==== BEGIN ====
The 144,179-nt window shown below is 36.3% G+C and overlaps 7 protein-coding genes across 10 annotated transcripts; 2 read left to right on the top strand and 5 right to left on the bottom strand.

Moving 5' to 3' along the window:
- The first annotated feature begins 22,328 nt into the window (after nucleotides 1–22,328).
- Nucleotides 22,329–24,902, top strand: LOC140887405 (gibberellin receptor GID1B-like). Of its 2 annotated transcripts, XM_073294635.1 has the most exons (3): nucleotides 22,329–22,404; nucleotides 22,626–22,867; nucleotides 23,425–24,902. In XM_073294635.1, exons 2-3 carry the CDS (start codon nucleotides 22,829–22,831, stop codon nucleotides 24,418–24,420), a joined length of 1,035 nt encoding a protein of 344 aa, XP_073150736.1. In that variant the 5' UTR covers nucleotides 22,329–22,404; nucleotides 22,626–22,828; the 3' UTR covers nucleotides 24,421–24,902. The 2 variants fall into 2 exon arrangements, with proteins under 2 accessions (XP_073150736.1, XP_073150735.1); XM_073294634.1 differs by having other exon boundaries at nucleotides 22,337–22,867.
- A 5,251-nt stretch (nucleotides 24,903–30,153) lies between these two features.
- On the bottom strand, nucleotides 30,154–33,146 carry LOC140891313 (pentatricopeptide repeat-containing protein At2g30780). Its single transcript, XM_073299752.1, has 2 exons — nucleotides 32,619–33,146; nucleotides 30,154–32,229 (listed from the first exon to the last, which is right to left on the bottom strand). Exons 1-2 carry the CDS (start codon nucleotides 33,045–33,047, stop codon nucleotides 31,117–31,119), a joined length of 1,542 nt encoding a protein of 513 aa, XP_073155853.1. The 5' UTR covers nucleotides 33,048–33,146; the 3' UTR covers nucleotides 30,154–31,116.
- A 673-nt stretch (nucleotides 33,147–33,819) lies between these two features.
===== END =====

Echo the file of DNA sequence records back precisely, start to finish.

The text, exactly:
The 144,179-nt window shown below is 36.3% G+C and overlaps 7 protein-coding genes across 10 annotated transcripts; 2 read left to right on the top strand and 5 right to left on the bottom strand.

Moving 5' to 3' along the window:
- The first annotated feature begins 22,328 nt into the window (after nucleotides 1–22,328).
- Nucleotides 22,329–24,902, top strand: LOC140887405 (gibberellin receptor GID1B-like). Of its 2 annotated transcripts, XM_073294635.1 has the most exons (3): nucleotides 22,329–22,404; nucleotides 22,626–22,867; nucleotides 23,425–24,902. In XM_073294635.1, exons 2-3 carry the CDS (start codon nucleotides 22,829–22,831, stop codon nucleotides 24,418–24,420), a joined length of 1,035 nt encoding a protein of 344 aa, XP_073150736.1. In that variant the 5' UTR covers nucleotides 22,329–22,404; nucleotides 22,626–22,828; the 3' UTR covers nucleotides 24,421–24,902. The 2 variants fall into 2 exon arrangements, with proteins under 2 accessions (XP_073150736.1, XP_073150735.1); XM_073294634.1 differs by having other exon boundaries at nucleotides 22,337–22,867.
- A 5,251-nt stretch (nucleotides 24,903–30,153) lies between these two features.
- On the bottom strand, nucleotides 30,154–33,146 carry LOC140891313 (pentatricopeptide repeat-containing protein At2g30780). Its single transcript, XM_073299752.1, has 2 exons — nucleotides 32,619–33,146; nucleotides 30,154–32,229 (listed from the first exon to the last, which is right to left on the bottom strand). Exons 1-2 carry the CDS (start codon nucleotides 33,045–33,047, stop codon nucleotides 31,117–31,119), a joined length of 1,542 nt encoding a protein of 513 aa, XP_073155853.1. The 5' UTR covers nucleotides 33,048–33,146; the 3' UTR covers nucleotides 30,154–31,116.
- A 673-nt stretch (nucleotides 33,147–33,819) lies between these two features.